Here are a few of the animals and birds we saw (click on any photo to enlarge):





10 Comments leave one →
  1. November 26, 2016 14:50

    A great life if you don’t weaken (Then the predators get you)
    Youth is wasted on the young
    This getting old will be the death of me… All expressions I hear regularly and I’m beginning to understand them all.

    Remember the moment is all you have, not even the day. Even Castro didn’t get out of the game alive.

    Great photos! Thanks so much. Fred

  2. Dina Winkel permalink
    November 26, 2016 14:54

    Wowwww!!! Thank you for posting all these AMAZING pictures, there’s hope, animals are alive and well in our world. Love hearing about your exciting life, staying strong and thrifty 😉
    Kruger is a place we’ve heard about from a few friends, would love to make it down there one of these years.

  3. Sue Donaldson permalink
    November 26, 2016 18:04

    Super nice pix of the fauna! Re the contrast story links you note about SA, however, I don’t see the contrast in those two stories, they both just seem to reinforce the colonized privilege of white supremacy that has continued endemic in SA since the end of the apartheid govt–not a great legacy to the Truth & Reconciliation Commission 1996-98 there.

  4. Wayno permalink
    November 26, 2016 21:21

    That older lady was reminding you not to surrender to lethargy. Go hard at it, don’t lighten up, be busy and always enjoy life moment to moment. Nice pics! My favourite was them all.

  5. Darrel and Loretta Smith permalink
    November 26, 2016 23:29

    Thanks for the post, you have some great photos.

    We are flying into Johannesburg to do the Kruger Park safari and plan on spending a few days exploring Johannesburg while there. We have had mixed reviews about the safety in Johannesburg. What is your take on it? Do you have any tips for us regarding safety other than the obvious, e.g. don’t look like a tourist – better to look like a cruiser.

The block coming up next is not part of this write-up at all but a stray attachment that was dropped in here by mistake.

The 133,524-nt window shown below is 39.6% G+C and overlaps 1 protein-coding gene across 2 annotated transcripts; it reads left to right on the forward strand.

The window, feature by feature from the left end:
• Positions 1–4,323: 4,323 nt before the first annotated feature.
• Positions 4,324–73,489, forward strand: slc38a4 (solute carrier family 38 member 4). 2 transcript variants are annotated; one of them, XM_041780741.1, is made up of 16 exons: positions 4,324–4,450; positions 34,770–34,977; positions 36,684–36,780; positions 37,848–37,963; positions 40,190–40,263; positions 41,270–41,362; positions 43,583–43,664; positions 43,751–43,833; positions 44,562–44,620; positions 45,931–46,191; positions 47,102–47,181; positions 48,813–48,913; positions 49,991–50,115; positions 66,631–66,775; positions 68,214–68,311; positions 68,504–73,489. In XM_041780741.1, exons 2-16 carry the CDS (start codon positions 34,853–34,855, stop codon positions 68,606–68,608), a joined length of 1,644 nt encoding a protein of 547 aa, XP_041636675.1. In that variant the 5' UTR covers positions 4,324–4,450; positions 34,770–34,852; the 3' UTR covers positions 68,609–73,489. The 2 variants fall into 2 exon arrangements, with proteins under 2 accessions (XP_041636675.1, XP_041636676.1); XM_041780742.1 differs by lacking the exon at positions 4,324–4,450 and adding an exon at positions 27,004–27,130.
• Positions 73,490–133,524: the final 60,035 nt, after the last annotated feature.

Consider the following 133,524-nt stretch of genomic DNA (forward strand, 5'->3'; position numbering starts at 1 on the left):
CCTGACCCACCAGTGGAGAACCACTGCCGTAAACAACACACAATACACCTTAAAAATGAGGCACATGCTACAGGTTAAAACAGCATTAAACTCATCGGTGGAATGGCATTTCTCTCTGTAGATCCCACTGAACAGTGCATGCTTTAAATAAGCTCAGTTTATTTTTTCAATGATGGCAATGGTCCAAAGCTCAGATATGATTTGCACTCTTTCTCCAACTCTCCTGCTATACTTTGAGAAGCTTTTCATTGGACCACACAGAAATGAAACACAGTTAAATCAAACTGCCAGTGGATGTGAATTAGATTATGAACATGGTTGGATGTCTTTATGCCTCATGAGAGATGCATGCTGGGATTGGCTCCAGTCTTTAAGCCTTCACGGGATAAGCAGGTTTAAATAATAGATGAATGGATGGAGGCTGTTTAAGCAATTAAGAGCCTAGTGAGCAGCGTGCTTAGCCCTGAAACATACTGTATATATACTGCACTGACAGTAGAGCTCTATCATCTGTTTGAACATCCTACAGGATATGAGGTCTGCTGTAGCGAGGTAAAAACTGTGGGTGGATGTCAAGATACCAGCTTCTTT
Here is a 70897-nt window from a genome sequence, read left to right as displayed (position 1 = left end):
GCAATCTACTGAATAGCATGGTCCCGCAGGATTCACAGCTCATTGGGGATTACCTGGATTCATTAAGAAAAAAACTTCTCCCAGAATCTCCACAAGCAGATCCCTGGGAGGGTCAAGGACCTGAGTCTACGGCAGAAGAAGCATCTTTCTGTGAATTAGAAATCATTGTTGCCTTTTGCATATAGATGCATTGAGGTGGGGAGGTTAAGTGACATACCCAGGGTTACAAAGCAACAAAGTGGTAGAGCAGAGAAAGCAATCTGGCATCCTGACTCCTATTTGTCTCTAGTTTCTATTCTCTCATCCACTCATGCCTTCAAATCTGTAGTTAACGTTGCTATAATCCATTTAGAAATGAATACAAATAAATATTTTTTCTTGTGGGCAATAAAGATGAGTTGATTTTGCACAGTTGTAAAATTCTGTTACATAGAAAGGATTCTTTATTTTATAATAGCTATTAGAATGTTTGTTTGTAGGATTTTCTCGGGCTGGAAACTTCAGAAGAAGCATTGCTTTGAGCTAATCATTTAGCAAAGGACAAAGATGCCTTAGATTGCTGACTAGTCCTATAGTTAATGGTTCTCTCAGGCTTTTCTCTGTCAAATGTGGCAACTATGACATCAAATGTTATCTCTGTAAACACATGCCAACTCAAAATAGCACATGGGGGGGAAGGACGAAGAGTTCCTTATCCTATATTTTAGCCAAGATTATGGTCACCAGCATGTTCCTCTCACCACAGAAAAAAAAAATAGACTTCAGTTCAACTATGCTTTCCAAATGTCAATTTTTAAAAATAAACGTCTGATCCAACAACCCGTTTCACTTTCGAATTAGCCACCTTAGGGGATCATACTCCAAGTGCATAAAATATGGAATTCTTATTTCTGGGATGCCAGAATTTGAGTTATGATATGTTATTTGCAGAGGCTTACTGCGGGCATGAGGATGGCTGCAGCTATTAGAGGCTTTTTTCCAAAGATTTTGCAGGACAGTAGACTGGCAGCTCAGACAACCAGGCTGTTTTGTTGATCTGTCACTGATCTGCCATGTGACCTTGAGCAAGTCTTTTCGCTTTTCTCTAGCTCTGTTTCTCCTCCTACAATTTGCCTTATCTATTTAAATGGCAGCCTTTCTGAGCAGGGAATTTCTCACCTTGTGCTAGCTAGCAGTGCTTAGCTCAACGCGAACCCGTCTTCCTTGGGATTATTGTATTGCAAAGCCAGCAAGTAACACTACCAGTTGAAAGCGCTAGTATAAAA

We are taking the train to East London or Port Elizabeth and then will drive the Garden Route to CT. Perhaps that is an option for you to avoid having to cuff and blindfold Connie to get her back on the train.

    Continue having fun you two.

    Darrel and Loretta

    • Angela Smith permalink
      November 27, 2016 15:50

      Dear Darrel & Loretta,
      If you need any information on your travels, “What too see and what not too see” pop me an email. I will assist best I can.

  6. Annie Boldt permalink
    November 26, 2016 23:54

    “It’s a great life if you don’t weaken “is also a Canadianism and I have heard it many times mostly from ailing seniors at the clinic.
    Basically it means’ life is good if you are strong ( healthy)’.
    Was the old lady frail looking?

    What’s with Connie and trains? We love train travel and have talked about taking the Trans Siberian railroad trip but we have heard it is BORING.

    When are you leaving port?
    We leave Vic on the 6am Westjet direct from Vic to PV next Saturday.
    Yahoo… no wildlife on our trip… just me .ha, ha. Am I allowed to say that Tony?

    Annie B.

  7. Toby permalink
    November 28, 2016 07:00

    Lovely photos of the game in the Kruger. What’s wrong with the train, Connie? Can’t spot what’s troubling you!

    Check out this link, it will give some insight to the “great life if you don’t weaken”:–If-you-don-t-weaken–.aspx

    We hope to see you again somewhen somewhere in the world,

    Happy sailing and safe passage to the Caribbean
    Toby & Verena

    ´¯`•.¸. , . .•´¯`•.. >`•.¸¸.•´¯`•.¸.•´¯`•…¸>

  8. November 29, 2016 03:49

    Yes, don’t weaken mon! ;-} Looks like lots of fun!

    • November 29, 2016 03:51

      Yes, don’t weaken mon! ;-} Looks like lots of fun! That was me above, somehow posted under my grandson’s account. ;-}